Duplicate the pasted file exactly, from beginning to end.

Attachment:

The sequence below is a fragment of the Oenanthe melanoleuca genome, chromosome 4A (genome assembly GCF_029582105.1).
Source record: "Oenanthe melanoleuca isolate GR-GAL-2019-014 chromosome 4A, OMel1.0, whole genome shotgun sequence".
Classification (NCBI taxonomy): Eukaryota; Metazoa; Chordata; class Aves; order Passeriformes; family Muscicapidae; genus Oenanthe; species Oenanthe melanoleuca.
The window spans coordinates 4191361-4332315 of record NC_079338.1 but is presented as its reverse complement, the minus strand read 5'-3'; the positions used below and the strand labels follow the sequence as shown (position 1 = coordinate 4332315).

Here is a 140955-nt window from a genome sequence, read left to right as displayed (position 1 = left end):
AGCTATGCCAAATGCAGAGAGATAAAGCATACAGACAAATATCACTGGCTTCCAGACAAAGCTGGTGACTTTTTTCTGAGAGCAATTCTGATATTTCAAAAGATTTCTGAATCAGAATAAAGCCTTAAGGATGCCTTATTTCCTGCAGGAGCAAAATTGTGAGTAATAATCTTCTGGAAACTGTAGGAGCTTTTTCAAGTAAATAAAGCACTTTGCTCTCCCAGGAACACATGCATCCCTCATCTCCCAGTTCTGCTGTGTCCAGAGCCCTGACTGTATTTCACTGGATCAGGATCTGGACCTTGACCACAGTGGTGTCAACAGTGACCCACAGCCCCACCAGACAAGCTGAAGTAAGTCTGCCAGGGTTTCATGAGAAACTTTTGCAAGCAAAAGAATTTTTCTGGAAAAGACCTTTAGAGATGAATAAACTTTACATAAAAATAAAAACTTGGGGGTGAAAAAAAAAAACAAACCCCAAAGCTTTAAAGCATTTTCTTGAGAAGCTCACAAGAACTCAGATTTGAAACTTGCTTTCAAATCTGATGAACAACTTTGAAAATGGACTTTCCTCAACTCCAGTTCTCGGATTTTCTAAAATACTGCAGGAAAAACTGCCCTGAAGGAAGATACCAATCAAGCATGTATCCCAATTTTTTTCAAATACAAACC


The sequence below is a fragment of the Oenanthe melanoleuca genome, chromosome 4A (genome assembly GCF_029582105.1).
Source record: "Oenanthe melanoleuca isolate GR-GAL-2019-014 chromosome 4A, OMel1.0, whole genome shotgun sequence".
Classification (NCBI taxonomy): Eukaryota; Metazoa; Chordata; class Aves; order Passeriformes; family Muscicapidae; genus Oenanthe; species Oenanthe melanoleuca.
The window spans coordinates 4191361-4332315 of record NC_079338.1 but is presented as its reverse complement, the minus strand read 5'-3'; the positions used below and the strand labels follow the sequence as shown (position 1 = coordinate 4332315).

Here is a 140955-nt window from a genome sequence, read left to right as displayed (position 1 = left end):
AGCTATGCCAAATGCAGAGAGATAAAGCATACAGACAAATATCACTGGCTTCCAGACAAAGCTGGTGACTTTTTTCTGAGAGCAATTCTGATATTTCAAAAGATTTCTGAATCAGAATAAAGCCTTAAGGATGCCTTATTTCCTGCAGGAGCAAAATTGTGAGTAATAATCTTCTGGAAACTGTAGGAGCTTTTTCAAGTAAATAAAGCACTTTGCTCTCCCAGGAACACATGCATCCCTCATCTCCCAGTTCTGCTGTGTCCAGAGCCCTGACTGTATTTCACTGGATCAGGATCTGGACCTTGACCACAGTGGTGTCAACAGTGACCCACAGCCCCACCAGACAAGCTGAAGTAAGTCTGCCAGGGTTTCATGAGAAACTTTTGCAAGCAAAAGAATTTTTCTGGAAAAGACCTTTAGAGATGAATAAACTTTACATAAAAATAAAAACTTGGGGGTGAAAAAAAAAAACAAACCCCAAAGCTTTAAAGCATTTTCTTGAGAAGCTCACAAGAACTCAGATTTGAAACTTGCTTTCAAATCTGATGAACAACTTTGAAAATGGACTTTCCTCAACTCCAGTTCTCGGATTTTCTAAAATACTGCAGGAAAAACTGCCCTGAAGGAAGATACCAATCAAGCATGTATCCCAATTTTTTTCAAATACAAACC